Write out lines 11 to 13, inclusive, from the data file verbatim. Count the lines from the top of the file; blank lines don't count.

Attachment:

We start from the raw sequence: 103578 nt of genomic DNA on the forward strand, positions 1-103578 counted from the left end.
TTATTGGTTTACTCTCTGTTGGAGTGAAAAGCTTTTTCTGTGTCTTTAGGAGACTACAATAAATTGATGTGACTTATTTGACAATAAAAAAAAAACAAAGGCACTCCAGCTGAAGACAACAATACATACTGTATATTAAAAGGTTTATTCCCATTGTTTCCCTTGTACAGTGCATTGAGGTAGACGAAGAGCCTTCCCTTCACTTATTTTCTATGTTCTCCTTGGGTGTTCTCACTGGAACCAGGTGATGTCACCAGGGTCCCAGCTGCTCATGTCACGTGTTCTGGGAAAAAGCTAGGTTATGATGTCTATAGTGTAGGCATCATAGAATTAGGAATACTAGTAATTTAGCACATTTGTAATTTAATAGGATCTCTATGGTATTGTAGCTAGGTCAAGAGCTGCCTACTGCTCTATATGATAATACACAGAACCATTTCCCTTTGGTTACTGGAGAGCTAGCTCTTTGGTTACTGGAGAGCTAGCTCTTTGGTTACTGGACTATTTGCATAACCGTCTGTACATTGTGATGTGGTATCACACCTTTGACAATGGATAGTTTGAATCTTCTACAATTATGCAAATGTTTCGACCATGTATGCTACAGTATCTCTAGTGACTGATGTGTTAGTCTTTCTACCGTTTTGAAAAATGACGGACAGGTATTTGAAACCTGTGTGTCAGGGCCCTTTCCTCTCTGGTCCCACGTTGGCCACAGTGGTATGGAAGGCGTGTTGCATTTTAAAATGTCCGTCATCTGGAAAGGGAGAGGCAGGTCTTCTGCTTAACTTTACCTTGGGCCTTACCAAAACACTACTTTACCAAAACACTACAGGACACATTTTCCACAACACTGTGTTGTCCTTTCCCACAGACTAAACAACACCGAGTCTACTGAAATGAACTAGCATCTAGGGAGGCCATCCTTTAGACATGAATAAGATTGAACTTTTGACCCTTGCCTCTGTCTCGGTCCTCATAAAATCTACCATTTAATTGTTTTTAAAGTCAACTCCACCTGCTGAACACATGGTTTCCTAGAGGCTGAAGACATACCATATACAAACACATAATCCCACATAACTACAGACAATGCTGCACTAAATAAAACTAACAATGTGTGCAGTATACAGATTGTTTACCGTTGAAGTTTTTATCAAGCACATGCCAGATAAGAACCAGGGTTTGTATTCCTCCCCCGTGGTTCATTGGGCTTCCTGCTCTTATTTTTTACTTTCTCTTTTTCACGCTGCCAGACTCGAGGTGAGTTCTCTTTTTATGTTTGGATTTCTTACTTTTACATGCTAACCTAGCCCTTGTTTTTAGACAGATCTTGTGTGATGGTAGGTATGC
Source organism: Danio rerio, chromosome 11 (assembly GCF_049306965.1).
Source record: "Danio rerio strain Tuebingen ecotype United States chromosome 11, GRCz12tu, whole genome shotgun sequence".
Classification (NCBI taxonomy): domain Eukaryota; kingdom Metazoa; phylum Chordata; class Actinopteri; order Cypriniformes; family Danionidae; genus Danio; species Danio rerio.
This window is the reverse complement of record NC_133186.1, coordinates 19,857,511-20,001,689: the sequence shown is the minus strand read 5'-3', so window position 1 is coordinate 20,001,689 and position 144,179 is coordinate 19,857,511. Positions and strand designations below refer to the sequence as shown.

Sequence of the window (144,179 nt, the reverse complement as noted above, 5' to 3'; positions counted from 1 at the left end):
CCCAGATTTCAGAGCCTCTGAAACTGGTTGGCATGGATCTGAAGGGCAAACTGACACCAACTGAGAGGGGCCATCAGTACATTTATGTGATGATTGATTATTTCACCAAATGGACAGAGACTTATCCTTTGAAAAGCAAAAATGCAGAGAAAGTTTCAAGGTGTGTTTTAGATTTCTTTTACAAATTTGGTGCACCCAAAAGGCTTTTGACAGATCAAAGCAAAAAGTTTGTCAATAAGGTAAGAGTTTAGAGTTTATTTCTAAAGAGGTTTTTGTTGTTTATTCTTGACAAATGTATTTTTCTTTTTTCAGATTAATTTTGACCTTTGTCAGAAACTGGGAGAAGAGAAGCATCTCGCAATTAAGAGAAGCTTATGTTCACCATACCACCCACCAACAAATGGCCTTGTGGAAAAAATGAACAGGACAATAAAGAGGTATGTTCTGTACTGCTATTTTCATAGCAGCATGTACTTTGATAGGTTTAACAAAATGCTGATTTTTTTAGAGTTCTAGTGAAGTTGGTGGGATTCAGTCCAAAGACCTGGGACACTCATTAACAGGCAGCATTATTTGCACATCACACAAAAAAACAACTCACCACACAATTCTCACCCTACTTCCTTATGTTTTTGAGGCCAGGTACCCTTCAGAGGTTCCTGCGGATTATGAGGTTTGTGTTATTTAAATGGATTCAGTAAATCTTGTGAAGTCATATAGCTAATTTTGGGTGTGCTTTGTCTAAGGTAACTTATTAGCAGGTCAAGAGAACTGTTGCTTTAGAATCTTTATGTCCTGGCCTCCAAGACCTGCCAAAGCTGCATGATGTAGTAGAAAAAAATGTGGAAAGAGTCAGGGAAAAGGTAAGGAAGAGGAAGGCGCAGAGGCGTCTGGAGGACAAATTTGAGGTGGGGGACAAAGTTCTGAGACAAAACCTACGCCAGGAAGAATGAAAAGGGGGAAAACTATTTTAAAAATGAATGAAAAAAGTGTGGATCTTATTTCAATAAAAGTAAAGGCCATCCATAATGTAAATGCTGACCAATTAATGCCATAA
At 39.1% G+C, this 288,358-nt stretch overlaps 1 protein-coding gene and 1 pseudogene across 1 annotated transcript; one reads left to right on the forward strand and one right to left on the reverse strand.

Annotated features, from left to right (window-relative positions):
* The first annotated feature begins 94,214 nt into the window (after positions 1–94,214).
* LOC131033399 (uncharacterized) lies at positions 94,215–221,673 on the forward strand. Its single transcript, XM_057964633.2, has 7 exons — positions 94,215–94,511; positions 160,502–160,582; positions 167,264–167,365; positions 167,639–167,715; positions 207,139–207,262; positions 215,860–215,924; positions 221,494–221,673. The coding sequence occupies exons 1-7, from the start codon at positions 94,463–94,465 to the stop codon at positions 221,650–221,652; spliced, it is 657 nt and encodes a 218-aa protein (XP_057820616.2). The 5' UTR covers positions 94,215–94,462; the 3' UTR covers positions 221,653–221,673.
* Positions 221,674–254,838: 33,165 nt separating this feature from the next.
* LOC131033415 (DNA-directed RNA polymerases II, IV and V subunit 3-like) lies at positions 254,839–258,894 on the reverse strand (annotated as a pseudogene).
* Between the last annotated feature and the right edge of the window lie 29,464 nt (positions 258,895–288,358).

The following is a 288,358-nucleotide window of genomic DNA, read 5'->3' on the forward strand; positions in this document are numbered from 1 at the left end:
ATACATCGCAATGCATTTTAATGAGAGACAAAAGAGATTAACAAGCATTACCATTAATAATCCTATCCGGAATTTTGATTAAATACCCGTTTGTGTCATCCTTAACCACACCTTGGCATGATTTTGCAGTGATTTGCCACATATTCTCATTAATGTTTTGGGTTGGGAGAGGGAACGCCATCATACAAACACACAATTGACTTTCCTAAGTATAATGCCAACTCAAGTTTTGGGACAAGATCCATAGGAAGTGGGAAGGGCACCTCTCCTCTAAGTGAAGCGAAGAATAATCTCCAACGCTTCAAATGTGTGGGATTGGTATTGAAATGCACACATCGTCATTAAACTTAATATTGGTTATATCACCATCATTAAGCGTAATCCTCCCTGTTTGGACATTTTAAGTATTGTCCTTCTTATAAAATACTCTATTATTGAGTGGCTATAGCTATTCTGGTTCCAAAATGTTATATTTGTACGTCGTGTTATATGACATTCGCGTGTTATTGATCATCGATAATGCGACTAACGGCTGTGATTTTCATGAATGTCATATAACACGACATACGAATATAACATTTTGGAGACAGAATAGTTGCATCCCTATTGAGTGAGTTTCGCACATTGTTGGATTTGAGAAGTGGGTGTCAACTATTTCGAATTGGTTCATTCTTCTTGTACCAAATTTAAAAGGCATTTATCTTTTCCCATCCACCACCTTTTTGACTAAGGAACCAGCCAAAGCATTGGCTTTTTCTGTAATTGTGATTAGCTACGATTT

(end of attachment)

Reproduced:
* The first annotated feature begins 94,214 nt into the window (after positions 1–94,214).
* LOC131033399 (uncharacterized) lies at positions 94,215–221,673 on the forward strand. Its single transcript, XM_057964633.2, has 7 exons — positions 94,215–94,511; positions 160,502–160,582; positions 167,264–167,365; positions 167,639–167,715; positions 207,139–207,262; positions 215,860–215,924; positions 221,494–221,673. The coding sequence occupies exons 1-7, from the start codon at positions 94,463–94,465 to the stop codon at positions 221,650–221,652; spliced, it is 657 nt and encodes a 218-aa protein (XP_057820616.2). The 5' UTR covers positions 94,215–94,462; the 3' UTR covers positions 221,653–221,673.
* Positions 221,674–254,838: 33,165 nt separating this feature from the next.